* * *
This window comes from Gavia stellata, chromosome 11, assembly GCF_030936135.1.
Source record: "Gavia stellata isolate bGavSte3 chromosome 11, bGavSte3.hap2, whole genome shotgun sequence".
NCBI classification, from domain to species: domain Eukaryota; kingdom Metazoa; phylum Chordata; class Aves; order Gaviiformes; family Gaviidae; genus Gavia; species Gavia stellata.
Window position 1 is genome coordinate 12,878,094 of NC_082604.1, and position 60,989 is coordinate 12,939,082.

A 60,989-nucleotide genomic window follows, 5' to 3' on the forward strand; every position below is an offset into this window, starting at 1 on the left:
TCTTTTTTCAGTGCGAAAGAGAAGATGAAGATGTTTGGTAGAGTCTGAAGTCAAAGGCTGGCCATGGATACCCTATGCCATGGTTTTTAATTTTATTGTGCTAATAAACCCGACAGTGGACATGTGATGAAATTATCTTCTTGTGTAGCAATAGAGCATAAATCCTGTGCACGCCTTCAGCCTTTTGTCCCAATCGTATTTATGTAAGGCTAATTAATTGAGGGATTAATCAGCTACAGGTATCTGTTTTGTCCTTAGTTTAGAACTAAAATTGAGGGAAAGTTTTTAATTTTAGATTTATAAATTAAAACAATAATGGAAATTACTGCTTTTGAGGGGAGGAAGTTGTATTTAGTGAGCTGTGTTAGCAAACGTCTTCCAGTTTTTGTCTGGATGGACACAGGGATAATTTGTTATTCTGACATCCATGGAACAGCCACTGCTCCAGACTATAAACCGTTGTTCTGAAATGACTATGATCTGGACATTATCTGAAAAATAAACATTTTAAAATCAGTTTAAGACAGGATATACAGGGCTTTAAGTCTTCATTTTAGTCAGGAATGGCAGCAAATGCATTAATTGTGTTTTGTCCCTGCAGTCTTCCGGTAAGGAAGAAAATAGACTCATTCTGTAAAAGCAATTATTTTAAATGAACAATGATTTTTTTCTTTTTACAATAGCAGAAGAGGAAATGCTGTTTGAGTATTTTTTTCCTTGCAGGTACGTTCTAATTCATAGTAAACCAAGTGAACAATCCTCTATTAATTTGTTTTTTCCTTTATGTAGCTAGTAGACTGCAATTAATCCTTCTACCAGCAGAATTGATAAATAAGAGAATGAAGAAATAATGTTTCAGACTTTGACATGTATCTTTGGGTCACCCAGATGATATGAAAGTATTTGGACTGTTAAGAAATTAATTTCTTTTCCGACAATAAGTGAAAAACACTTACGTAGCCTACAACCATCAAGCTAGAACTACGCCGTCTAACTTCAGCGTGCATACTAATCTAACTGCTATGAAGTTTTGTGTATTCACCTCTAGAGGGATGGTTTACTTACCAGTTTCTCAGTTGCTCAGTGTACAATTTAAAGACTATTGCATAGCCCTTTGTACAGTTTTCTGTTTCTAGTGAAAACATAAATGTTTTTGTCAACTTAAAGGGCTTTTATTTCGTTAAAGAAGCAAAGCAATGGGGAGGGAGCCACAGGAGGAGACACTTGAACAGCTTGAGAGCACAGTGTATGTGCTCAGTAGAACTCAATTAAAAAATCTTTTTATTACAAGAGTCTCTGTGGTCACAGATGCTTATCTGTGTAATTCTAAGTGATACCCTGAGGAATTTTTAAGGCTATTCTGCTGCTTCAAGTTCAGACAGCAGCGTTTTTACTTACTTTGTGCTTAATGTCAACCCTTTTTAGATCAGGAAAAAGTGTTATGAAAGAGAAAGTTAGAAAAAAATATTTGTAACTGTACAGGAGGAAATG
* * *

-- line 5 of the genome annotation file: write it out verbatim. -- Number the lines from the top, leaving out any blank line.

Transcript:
A 60,989-nucleotide genomic window follows, 5' to 3' on the forward strand; every position below is an offset into this window, starting at 1 on the left: